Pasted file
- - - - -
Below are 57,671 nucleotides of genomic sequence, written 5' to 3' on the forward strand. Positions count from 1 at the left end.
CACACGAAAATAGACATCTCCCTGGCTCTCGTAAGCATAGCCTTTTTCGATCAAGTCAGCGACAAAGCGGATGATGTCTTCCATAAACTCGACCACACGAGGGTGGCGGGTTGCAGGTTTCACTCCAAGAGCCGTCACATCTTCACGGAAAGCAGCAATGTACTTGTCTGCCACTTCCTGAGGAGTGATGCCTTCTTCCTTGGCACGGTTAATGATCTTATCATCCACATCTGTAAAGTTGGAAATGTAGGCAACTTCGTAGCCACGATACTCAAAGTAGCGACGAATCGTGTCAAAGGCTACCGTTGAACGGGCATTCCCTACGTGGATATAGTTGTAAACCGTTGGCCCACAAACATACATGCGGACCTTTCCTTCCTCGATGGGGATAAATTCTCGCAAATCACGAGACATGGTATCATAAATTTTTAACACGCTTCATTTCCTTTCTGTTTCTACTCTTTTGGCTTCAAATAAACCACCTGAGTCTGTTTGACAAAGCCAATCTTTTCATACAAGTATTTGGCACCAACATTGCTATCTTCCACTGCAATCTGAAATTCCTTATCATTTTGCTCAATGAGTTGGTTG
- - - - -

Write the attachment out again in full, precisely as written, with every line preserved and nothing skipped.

Below are 57,671 nucleotides of genomic sequence, written 5' to 3' on the forward strand. Positions count from 1 at the left end.
CACACGAAAATAGACATCTCCCTGGCTCTCGTAAGCATAGCCTTTTTCGATCAAGTCAGCGACAAAGCGGATGATGTCTTCCATAAACTCGACCACACGAGGGTGGCGGGTTGCAGGTTTCACTCCAAGAGCCGTCACATCTTCACGGAAAGCAGCAATGTACTTGTCTGCCACTTCCTGAGGAGTGATGCCTTCTTCCTTGGCACGGTTAATGATCTTATCATCCACATCTGTAAAGTTGGAAATGTAGGCAACTTCGTAGCCACGATACTCAAAGTAGCGACGAATCGTGTCAAAGGCTACCGTTGAACGGGCATTCCCTACGTGGATATAGTTGTAAACCGTTGGCCCACAAACATACATGCGGACCTTTCCTTCCTCGATGGGGATAAATTCTCGCAAATCACGAGACATGGTATCATAAATTTTTAACACGCTTCATTTCCTTTCTGTTTCTACTCTTTTGGCTTCAAATAAACCACCTGAGTCTGTTTGACAAAGCCAATCTTTTCATACAAGTATTTGGCACCAACATTGCTATCTTCCACTGCAATCTGAAATTCCTTATCATTTTGCTCAATGAGTTGGTTG